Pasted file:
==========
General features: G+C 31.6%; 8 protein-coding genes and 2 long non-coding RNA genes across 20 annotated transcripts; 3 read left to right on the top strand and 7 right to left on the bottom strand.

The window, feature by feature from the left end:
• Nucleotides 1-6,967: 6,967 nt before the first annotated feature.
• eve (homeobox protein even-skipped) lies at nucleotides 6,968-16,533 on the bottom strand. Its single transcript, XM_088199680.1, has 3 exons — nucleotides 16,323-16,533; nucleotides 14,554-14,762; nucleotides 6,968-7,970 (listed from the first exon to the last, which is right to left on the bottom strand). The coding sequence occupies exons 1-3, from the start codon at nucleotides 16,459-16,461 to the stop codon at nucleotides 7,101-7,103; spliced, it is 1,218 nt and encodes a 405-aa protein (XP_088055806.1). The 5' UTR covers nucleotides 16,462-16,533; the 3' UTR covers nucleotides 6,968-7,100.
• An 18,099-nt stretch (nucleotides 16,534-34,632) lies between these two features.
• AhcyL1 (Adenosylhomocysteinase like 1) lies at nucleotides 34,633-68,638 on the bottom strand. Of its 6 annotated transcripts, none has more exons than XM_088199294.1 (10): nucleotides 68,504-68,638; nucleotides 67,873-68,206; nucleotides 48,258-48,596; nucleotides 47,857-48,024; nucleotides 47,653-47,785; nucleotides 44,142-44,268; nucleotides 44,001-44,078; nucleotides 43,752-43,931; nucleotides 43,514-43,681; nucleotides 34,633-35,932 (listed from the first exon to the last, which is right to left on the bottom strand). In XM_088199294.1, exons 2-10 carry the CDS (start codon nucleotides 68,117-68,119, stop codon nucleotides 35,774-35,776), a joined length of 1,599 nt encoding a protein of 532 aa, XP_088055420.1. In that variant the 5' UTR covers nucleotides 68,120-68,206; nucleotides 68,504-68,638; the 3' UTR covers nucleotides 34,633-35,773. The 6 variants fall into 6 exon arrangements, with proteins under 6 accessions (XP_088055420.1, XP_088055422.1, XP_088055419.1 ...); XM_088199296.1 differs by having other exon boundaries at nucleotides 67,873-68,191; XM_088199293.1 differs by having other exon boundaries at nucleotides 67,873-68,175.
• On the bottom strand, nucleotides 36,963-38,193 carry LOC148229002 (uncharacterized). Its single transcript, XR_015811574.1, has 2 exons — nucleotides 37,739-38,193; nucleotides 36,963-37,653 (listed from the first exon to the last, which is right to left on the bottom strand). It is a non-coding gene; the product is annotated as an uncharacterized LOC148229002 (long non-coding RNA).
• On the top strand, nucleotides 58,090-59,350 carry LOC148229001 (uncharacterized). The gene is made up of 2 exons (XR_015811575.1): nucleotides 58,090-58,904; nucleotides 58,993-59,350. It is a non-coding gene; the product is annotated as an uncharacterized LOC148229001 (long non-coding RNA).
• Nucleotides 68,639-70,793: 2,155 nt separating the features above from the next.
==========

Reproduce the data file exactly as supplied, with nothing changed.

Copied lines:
General features: G+C 31.6%; 8 protein-coding genes and 2 long non-coding RNA genes across 20 annotated transcripts; 3 read left to right on the top strand and 7 right to left on the bottom strand.

The window, feature by feature from the left end:
• Nucleotides 1-6,967: 6,967 nt before the first annotated feature.
• eve (homeobox protein even-skipped) lies at nucleotides 6,968-16,533 on the bottom strand. Its single transcript, XM_088199680.1, has 3 exons — nucleotides 16,323-16,533; nucleotides 14,554-14,762; nucleotides 6,968-7,970 (listed from the first exon to the last, which is right to left on the bottom strand). The coding sequence occupies exons 1-3, from the start codon at nucleotides 16,459-16,461 to the stop codon at nucleotides 7,101-7,103; spliced, it is 1,218 nt and encodes a 405-aa protein (XP_088055806.1). The 5' UTR covers nucleotides 16,462-16,533; the 3' UTR covers nucleotides 6,968-7,100.
• An 18,099-nt stretch (nucleotides 16,534-34,632) lies between these two features.
• AhcyL1 (Adenosylhomocysteinase like 1) lies at nucleotides 34,633-68,638 on the bottom strand. Of its 6 annotated transcripts, none has more exons than XM_088199294.1 (10): nucleotides 68,504-68,638; nucleotides 67,873-68,206; nucleotides 48,258-48,596; nucleotides 47,857-48,024; nucleotides 47,653-47,785; nucleotides 44,142-44,268; nucleotides 44,001-44,078; nucleotides 43,752-43,931; nucleotides 43,514-43,681; nucleotides 34,633-35,932 (listed from the first exon to the last, which is right to left on the bottom strand). In XM_088199294.1, exons 2-10 carry the CDS (start codon nucleotides 68,117-68,119, stop codon nucleotides 35,774-35,776), a joined length of 1,599 nt encoding a protein of 532 aa, XP_088055420.1. In that variant the 5' UTR covers nucleotides 68,120-68,206; nucleotides 68,504-68,638; the 3' UTR covers nucleotides 34,633-35,773. The 6 variants fall into 6 exon arrangements, with proteins under 6 accessions (XP_088055420.1, XP_088055422.1, XP_088055419.1 ...); XM_088199296.1 differs by having other exon boundaries at nucleotides 67,873-68,191; XM_088199293.1 differs by having other exon boundaries at nucleotides 67,873-68,175.
• On the bottom strand, nucleotides 36,963-38,193 carry LOC148229002 (uncharacterized). Its single transcript, XR_015811574.1, has 2 exons — nucleotides 37,739-38,193; nucleotides 36,963-37,653 (listed from the first exon to the last, which is right to left on the bottom strand). It is a non-coding gene; the product is annotated as an uncharacterized LOC148229002 (long non-coding RNA).
• On the top strand, nucleotides 58,090-59,350 carry LOC148229001 (uncharacterized). The gene is made up of 2 exons (XR_015811575.1): nucleotides 58,090-58,904; nucleotides 58,993-59,350. It is a non-coding gene; the product is annotated as an uncharacterized LOC148229001 (long non-coding RNA).
• Nucleotides 68,639-70,793: 2,155 nt separating the features above from the next.